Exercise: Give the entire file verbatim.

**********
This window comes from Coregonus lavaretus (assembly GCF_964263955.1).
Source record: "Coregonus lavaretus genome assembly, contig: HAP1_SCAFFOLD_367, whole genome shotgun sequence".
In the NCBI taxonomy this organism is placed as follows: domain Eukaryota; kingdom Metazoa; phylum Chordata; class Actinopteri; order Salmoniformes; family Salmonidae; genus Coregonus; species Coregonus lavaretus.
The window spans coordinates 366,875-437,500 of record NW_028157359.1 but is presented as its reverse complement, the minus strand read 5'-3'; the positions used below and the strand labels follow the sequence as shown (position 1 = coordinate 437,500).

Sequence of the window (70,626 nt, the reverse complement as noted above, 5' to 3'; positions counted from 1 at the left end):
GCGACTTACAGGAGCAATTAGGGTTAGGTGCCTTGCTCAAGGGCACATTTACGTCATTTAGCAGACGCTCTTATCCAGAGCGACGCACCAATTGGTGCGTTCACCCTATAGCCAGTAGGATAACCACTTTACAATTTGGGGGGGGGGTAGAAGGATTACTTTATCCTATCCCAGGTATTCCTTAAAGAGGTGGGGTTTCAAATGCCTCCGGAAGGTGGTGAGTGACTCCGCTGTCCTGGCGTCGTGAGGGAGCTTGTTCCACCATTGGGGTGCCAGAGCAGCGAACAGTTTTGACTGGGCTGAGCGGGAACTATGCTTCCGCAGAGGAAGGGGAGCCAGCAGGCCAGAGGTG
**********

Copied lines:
This window comes from Coregonus lavaretus (assembly GCF_964263955.1).
Source record: "Coregonus lavaretus genome assembly, contig: HAP1_SCAFFOLD_367, whole genome shotgun sequence".
In the NCBI taxonomy this organism is placed as follows: domain Eukaryota; kingdom Metazoa; phylum Chordata; class Actinopteri; order Salmoniformes; family Salmonidae; genus Coregonus; species Coregonus lavaretus.
The window spans coordinates 366,875-437,500 of record NW_028157359.1 but is presented as its reverse complement, the minus strand read 5'-3'; the positions used below and the strand labels follow the sequence as shown (position 1 = coordinate 437,500).

Sequence of the window (70,626 nt, the reverse complement as noted above, 5' to 3'; positions counted from 1 at the left end):
GCGACTTACAGGAGCAATTAGGGTTAGGTGCCTTGCTCAAGGGCACATTTACGTCATTTAGCAGACGCTCTTATCCAGAGCGACGCACCAATTGGTGCGTTCACCCTATAGCCAGTAGGATAACCACTTTACAATTTGGGGGGGGGGTAGAAGGATTACTTTATCCTATCCCAGGTATTCCTTAAAGAGGTGGGGTTTCAAATGCCTCCGGAAGGTGGTGAGTGACTCCGCTGTCCTGGCGTCGTGAGGGAGCTTGTTCCACCATTGGGGTGCCAGAGCAGCGAACAGTTTTGACTGGGCTGAGCGGGAACTATGCTTCCGCAGAGGAAGGGGAGCCAGCAGGCCAGAGGTG